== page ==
A €3,450,000 NWO Investment Grant Large has been awarded to ASTRON by the Netherlands Organisation for Scientific Research (NWO) in order to build and deploy DUPLLO: the Digital Upgrade for Premier LOFAR Low-band Observing. DUPPLO will greatly enhance the sensitivity and discovery potential of the Low Frequency Array (LOFAR) at the lowest radio frequencies visible from Earth. In doing so, it will enable deep observations through an unexplored window on the Universe.
Published by the editorial team, 28 September 2018
Astronomy studies electromagnetic radiation produced by cosmic sources. Different frequencies of the spectrum - from low-energy radio waves, like observed with LOFAR, up to high-energy gamma-rays - provide complementary information about the Universe and its constituents, including diagnostics of diverse physical processes. LOFAR is opening one of the last unexplored regions of the spectrum - very low radio frequencies.
The LOFAR high-band antennas (HBA: 110-240 MHz) enable sky images to be made with a sensitivity and resolution that far exceed the previous state-of-the-art. To name only a few examples, this has led to new insights into: the composition of cosmic rays, the electrodynamics of pulsars, the energetics of galaxy clusters, and the properties of the interstellar medium in our Milky Way. The LOFAR community has developed the innovative techniques required to calibrate these data, accounting for disturbances from the Earth's ionosphere, and are now ready for the next challenge and opportunity: applying this expertise to develop the hardware and software needed to push LOFAR to lower frequencies and thereby exploit the full scientific promise of the LOFAR low-band antennas (LBA: 10-90 MHz).
DUPLLO is a major upgrade to LOFAR that will enable pioneering astrophysical research using the absolute lowest radio frequencies visible from Earth. Through improved collecting area and calibration, we will increase LOFAR's LBA imaging sensitivity by a factor of roughly 5, while simultaneously pushing to lower frequencies (< 50 MHz) and maximizing the image fidelity. This will be achieved by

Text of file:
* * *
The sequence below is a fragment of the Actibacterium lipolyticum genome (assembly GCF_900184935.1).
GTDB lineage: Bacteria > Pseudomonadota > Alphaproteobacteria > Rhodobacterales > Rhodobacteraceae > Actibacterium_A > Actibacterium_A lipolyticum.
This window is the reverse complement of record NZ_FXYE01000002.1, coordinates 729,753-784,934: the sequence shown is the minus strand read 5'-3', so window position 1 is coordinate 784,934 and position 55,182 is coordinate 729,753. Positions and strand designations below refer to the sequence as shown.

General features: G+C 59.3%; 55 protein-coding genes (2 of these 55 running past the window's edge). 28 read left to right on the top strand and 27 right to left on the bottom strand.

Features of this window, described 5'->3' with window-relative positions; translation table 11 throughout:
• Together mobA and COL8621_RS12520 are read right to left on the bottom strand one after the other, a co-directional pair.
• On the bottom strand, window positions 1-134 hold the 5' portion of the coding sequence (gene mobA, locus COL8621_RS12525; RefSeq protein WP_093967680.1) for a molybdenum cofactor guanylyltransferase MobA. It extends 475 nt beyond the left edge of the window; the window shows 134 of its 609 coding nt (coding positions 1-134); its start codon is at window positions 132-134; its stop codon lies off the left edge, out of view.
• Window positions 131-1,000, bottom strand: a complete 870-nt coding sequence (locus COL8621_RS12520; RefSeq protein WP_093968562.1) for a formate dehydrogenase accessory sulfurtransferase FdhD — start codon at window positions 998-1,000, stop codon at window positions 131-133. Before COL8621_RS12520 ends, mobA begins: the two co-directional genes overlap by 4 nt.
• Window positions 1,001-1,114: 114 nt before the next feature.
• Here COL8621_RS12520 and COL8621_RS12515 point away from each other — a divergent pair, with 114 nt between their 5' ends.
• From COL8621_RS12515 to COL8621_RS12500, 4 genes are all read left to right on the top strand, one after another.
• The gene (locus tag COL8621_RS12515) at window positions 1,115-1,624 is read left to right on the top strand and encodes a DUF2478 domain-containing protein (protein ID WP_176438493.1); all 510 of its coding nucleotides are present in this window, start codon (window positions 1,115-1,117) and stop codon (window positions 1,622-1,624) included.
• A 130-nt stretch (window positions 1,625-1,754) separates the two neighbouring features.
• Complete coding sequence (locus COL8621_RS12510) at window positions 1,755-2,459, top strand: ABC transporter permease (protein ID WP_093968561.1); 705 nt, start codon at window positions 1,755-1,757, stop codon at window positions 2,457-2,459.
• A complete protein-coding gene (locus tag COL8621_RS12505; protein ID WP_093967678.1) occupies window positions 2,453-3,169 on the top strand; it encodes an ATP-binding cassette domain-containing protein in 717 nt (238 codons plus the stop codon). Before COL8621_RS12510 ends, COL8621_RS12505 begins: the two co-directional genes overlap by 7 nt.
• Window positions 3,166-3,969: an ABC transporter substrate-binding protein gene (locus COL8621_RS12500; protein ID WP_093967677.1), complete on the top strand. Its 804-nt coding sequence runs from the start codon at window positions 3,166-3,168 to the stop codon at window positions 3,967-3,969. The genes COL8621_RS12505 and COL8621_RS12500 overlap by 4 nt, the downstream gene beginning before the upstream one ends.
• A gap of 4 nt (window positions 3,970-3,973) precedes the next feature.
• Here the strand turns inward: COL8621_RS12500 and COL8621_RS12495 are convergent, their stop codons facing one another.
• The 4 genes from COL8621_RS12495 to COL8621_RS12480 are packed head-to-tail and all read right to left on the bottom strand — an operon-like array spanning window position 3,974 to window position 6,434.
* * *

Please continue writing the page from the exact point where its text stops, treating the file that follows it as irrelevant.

- doubling the number of active LBA antennas,
- installing a centralized high-precision clock distribution system, and
- using joint LBA+HBA antenna data to accurately model and remove ionospheric disturbances, which are strongest at low frequencies. This requires the development of substantially more sophisticated calibration techniques, and a major hardware enhancement to the LOFAR station electronics.
"Thanks to the DUPLLO upgrade, LOFAR will be able to give us our best-ever view of the Universe using the lowest-frequency radio waves we can observe from Earth. That is going to deliver answers to many current open questions in astronomy, but what excites me most are the excellent prospects that LOFAR will discover something completely new and unexpected," says DUPLLO Project Scientist dr. Jason Hessels.
The new system is designed to address a broad range of fundamental scientific topics, including:
- The formation and evolution of the earliest massive galaxies, black holes, and protoclusters and their influence in shaping the Universe.
- The nature of galaxy clusters and the steep-spectrum radio sources that they host, including the influence of magnetic fields, shocks, and turbulence. These probe the most energetic processes since the Big Bang.
- The Milky Way galaxy, including the topology of its magnetic field, `missing' supernova remnants and ultra- steep-spectrum radio pulsars that can be used to probe the physics of ultra-dense matter.
- The magnetospheric properties of exoplanets, by detecting super-Jupiters, and the potential habitability of planetary systems orbiting magnetically active host stars.
- The composition of high-energy cosmic rays.
- The structure and dynamics of the Earth's ionosphere.
- The discovery of new types of radio sources that radiate predominantly at the lowest frequencies.
An overview of how DUPLLO provides a major enhancement to the LOFAR telescope. DUPLLO will triple the processing power of the LOFAR stations, which will enable all antennas to be used at once during observations. DUPLLO also provides a high-precision clock signal that will keep all the stations in tight sync. Together with advanced calibration algorithms to correct for distortions caused by the Earth’s ionosphere, the DUPLLO upgrade will increase LOFAR’s sensitivity to ultra-low-frequency radio waves by a factor of roughly 5. This opens up a range of exciting scientific opportunities in studies that span from our own solar system out to the early stages of the Universe.
LOFAR - developed by ASTRON and (inter-)national partners - is the world's largest and most sensitive low-frequency radio telescope. It is a network of geographically distributed antenna stations, each containing hundreds of `low-band' (LBA) and `high-band' (HBA) dipole antennas. LOFAR stretches across Europe, from Ireland to Poland, with a dense `core' in Exloo, 38 stations distributed throughout the Netherlands, and 13 additional stations located in the 6 partner countries that have joined the project since its inception.